Tractates on the Gospel of John - Vol. 2

By John W. Rettig; Saint Augustine Bishop of Hippo | Go to book overview

TRACTATE 27

On John 6.60-72

E HAVE HEARD from the gospel the words of the Lord which follow his previous discourse. From these a discourse is owed to your ears and minds, and it is not unsuitable for today; 1 for it is about the body of Christ which he said that he was giving for eating because of life everlasting. Moreover, he explained the method of this bestowal and his gift, how he would give his flesh to eat, saying, "He who eats my flesh, and drinks my blood, abides in me, and I in him."2 This is the sign that he has eaten and drunk, if he abides and is abided,3 if he dwells and is dwelt in, if he adheres that he may not be abandoned.4 Therefore, he instructed and taught us this in mystical words, that we may be in his body, under himself as the head, in his members, eating his flesh, not leaving behind unity with him.

(2) But the majority of those who were present, because of not understanding, were scandalized; for, on hearing these words, they thought only of the flesh which they were themselves. But the Apostle says, and he says the truth, "To be wise according to the flesh is death."5 The Lord gives us his own flesh to eat, and "to be wise according to the flesh is death," although he says about his own flesh that therein is life everlasting. Therefore we ought not to be wise about the flesh according to the flesh, as in these words:

2. "Many therefore," not of his enemies, but "of his disciples, hearing it, said, 'This is a hard saying. Who can hear

____________________
1
This sermon was delivered on the feast of St. Lawrence, August 10; see section 10.
2
Cf. Jn 6.57 (NAB 6.56).
3
Cf. Tractate 26.18.
4
Cf. Tractate 2.8.
5
Cf. Rom 8.6.

-277-

Notes for this page

Add a new note
If you are trying to select text to create highlights or citations, remember that you must now click or tap on the first word, and then click or tap on the last word.
One moment ...
Default project is now your active project.
Project items

Items saved from this book

This book has been saved
Highlights (0)
Some of your highlights are legacy items.

Highlights saved before July 30, 2012 will not be displayed on their respective source pages.

You can easily re-create the highlights by opening the book page or article, selecting the text, and clicking “Highlight.”

Citations (0)
Some of your citations are legacy items.

Any citation created before July 30, 2012 will labeled as a “Cited page.” New citations will be saved as cited passages, pages or articles.

We also added the ability to view new citations from your projects or the book or article where you created them.

Notes (0)
Bookmarks (0)

You have no saved items from this book

Project items include:
  • Saved book/article
  • Highlights
  • Quotes/citations
  • Notes
  • Bookmarks
Notes
Cite this page

Cited page

Style
Citations are available only to our active members.
Sign up now to cite pages or passages in MLA, APA and Chicago citation styles.

(Einhorn, 1992, p. 25)

(Einhorn 25)

1

1. Lois J. Einhorn, Abraham Lincoln, the Orator: Penetrating the Lincoln Legend (Westport, CT: Greenwood Press, 1992), 25, http://www.questia.com/read/27419298.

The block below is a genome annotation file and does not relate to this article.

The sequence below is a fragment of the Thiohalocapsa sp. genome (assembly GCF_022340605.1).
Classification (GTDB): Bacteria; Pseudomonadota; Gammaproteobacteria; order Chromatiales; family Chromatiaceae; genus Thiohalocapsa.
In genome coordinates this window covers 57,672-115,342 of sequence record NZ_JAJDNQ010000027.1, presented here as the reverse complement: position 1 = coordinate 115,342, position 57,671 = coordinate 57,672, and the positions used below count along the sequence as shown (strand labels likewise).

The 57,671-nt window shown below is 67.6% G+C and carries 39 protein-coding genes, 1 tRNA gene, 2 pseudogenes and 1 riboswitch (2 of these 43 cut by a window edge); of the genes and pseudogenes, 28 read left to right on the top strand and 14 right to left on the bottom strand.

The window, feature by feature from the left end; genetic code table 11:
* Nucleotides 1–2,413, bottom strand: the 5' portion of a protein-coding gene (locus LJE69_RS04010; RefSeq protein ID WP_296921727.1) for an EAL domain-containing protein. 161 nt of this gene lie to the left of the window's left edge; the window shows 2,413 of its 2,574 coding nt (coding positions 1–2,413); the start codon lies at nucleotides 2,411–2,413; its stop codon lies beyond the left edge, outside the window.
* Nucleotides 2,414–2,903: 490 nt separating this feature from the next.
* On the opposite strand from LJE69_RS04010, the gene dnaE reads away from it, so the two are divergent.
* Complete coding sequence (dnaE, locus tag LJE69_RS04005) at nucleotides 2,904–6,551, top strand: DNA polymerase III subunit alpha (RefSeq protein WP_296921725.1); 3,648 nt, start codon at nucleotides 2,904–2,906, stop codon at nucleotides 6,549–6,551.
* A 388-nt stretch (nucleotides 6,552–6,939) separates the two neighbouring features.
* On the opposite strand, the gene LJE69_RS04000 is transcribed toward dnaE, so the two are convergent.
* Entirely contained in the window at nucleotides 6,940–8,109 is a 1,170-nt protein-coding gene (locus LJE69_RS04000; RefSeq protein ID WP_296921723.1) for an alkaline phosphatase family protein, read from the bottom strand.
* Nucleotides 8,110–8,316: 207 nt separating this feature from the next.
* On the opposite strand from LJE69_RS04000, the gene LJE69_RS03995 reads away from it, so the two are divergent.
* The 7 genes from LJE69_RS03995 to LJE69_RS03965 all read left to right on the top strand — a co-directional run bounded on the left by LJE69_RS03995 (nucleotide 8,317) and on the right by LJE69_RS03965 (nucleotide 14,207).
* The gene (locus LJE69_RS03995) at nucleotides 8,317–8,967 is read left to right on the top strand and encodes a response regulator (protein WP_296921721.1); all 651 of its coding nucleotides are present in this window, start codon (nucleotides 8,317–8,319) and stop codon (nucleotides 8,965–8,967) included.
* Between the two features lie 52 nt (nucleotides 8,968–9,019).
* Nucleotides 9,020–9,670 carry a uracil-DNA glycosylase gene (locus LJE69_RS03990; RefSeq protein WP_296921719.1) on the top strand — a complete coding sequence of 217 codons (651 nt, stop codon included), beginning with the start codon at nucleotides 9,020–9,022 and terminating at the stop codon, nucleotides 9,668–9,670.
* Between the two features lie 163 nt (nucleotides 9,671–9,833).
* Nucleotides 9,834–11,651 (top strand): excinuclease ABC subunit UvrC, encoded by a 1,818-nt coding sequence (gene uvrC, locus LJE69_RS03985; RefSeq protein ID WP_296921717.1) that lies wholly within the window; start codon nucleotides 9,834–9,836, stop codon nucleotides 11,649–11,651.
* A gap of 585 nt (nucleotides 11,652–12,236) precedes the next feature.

Cited page

Bookmark this page
Tractates on the Gospel of John - Vol. 2
Table of contents

Table of contents

  • Title Page iii
  • Contents v
  • Abbreviations vii
  • Bibliography ix
  • Introduction 1
  • Tractate 11 9
  • Tractate 12 28
  • Tractate 13 44
  • Tractate 14 63
  • Tractate 15 78
  • Tractate 16 100
  • Tractate 17 108
  • Tractate 18 124
  • Tractate 19 139
  • Tractate 20 163
  • Tractate 21 178
  • Tractate 22 197
  • Tractate 23 212
  • Tractate 24 231
  • Tractate 25 239
  • Tractate 26 259
  • Tractate 27 277
  • Indices 289
  • Index of Holy Scripture 301
Settings

Settings

Typeface
Text size Smaller Larger Reset View mode
Search within

Search within this book

Look up

Look up a word

  • Dictionary
  • Thesaurus
Please submit a word or phrase above.
Print this page

Print this page

Why can't I print more than one page at a time?

Help
Full screen
/ 306

matching results for page

    Questia reader help

    How to highlight and cite specific passages

    1. Click or tap the first word you want to select.
    2. Click or tap the last word you want to select, and you’ll see everything in between get selected.
    3. You’ll then get a menu of options like creating a highlight or a citation from that passage of text.

    OK, got it!

    Cited passage

    Style
    Citations are available only to our active members.
    Sign up now to cite pages or passages in MLA, APA and Chicago citation styles.

    "Portraying himself as an honest, ordinary person helped Lincoln identify with his audiences." (Einhorn, 1992, p. 25).

    "Portraying himself as an honest, ordinary person helped Lincoln identify with his audiences." (Einhorn 25)

    "Portraying himself as an honest, ordinary person helped Lincoln identify with his audiences."1

    1. Lois J. Einhorn, Abraham Lincoln, the Orator: Penetrating the Lincoln Legend (Westport, CT: Greenwood Press, 1992), 25, http://www.questia.com/read/27419298.

    Cited passage

    Thanks for trying Questia!

    Please continue trying out our research tools, but please note, full functionality is available only to our active members.

    Your work will be lost once you leave this Web page.

    For full access in an ad-free environment, sign up now for a FREE, 1-day trial.

    Already a member? Log in now.